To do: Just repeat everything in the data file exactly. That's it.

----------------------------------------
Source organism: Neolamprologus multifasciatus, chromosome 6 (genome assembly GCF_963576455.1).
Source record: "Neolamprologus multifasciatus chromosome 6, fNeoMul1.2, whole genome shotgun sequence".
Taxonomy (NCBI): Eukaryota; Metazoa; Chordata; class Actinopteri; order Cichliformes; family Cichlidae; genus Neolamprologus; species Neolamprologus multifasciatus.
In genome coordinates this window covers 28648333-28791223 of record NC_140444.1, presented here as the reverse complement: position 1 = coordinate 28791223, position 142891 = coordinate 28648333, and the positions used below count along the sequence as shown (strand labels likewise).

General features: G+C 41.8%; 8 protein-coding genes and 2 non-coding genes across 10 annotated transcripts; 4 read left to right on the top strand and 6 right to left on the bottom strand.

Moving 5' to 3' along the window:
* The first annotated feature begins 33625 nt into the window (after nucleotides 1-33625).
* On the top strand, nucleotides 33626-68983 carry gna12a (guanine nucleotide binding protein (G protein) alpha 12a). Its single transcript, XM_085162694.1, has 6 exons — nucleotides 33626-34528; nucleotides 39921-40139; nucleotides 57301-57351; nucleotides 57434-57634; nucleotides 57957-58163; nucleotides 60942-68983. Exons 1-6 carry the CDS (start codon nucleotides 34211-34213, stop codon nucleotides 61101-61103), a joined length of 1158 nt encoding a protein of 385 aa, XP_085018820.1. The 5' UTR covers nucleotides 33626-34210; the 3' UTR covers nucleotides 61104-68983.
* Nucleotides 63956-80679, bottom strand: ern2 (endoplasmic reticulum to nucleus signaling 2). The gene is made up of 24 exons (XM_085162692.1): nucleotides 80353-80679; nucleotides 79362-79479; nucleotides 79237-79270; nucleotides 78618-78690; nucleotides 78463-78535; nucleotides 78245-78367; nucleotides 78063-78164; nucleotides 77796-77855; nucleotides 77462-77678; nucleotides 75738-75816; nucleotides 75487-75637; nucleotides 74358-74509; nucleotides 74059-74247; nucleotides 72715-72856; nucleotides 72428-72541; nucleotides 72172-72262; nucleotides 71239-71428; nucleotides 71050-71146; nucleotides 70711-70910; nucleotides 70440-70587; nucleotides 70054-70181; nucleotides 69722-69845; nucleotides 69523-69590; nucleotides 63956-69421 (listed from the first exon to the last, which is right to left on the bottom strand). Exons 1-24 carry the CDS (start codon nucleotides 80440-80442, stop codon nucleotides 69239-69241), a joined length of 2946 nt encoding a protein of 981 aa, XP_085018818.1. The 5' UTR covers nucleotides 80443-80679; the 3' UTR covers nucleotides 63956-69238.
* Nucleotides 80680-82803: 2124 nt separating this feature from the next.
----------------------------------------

Source organism: Neolamprologus multifasciatus, chromosome 6 (genome assembly GCF_963576455.1).
Source record: "Neolamprologus multifasciatus chromosome 6, fNeoMul1.2, whole genome shotgun sequence".
Taxonomy (NCBI): Eukaryota; Metazoa; Chordata; class Actinopteri; order Cichliformes; family Cichlidae; genus Neolamprologus; species Neolamprologus multifasciatus.
In genome coordinates this window covers 28648333-28791223 of record NC_140444.1, presented here as the reverse complement: position 1 = coordinate 28791223, position 142891 = coordinate 28648333, and the positions used below count along the sequence as shown (strand labels likewise).

General features: G+C 41.8%; 8 protein-coding genes and 2 non-coding genes across 10 annotated transcripts; 4 read left to right on the top strand and 6 right to left on the bottom strand.

Moving 5' to 3' along the window:
* The first annotated feature begins 33625 nt into the window (after nucleotides 1-33625).
* On the top strand, nucleotides 33626-68983 carry gna12a (guanine nucleotide binding protein (G protein) alpha 12a). Its single transcript, XM_085162694.1, has 6 exons — nucleotides 33626-34528; nucleotides 39921-40139; nucleotides 57301-57351; nucleotides 57434-57634; nucleotides 57957-58163; nucleotides 60942-68983. Exons 1-6 carry the CDS (start codon nucleotides 34211-34213, stop codon nucleotides 61101-61103), a joined length of 1158 nt encoding a protein of 385 aa, XP_085018820.1. The 5' UTR covers nucleotides 33626-34210; the 3' UTR covers nucleotides 61104-68983.
* Nucleotides 63956-80679, bottom strand: ern2 (endoplasmic reticulum to nucleus signaling 2). The gene is made up of 24 exons (XM_085162692.1): nucleotides 80353-80679; nucleotides 79362-79479; nucleotides 79237-79270; nucleotides 78618-78690; nucleotides 78463-78535; nucleotides 78245-78367; nucleotides 78063-78164; nucleotides 77796-77855; nucleotides 77462-77678; nucleotides 75738-75816; nucleotides 75487-75637; nucleotides 74358-74509; nucleotides 74059-74247; nucleotides 72715-72856; nucleotides 72428-72541; nucleotides 72172-72262; nucleotides 71239-71428; nucleotides 71050-71146; nucleotides 70711-70910; nucleotides 70440-70587; nucleotides 70054-70181; nucleotides 69722-69845; nucleotides 69523-69590; nucleotides 63956-69421 (listed from the first exon to the last, which is right to left on the bottom strand). Exons 1-24 carry the CDS (start codon nucleotides 80440-80442, stop codon nucleotides 69239-69241), a joined length of 2946 nt encoding a protein of 981 aa, XP_085018818.1. The 5' UTR covers nucleotides 80443-80679; the 3' UTR covers nucleotides 63956-69238.
* Nucleotides 80680-82803: 2124 nt separating this feature from the next.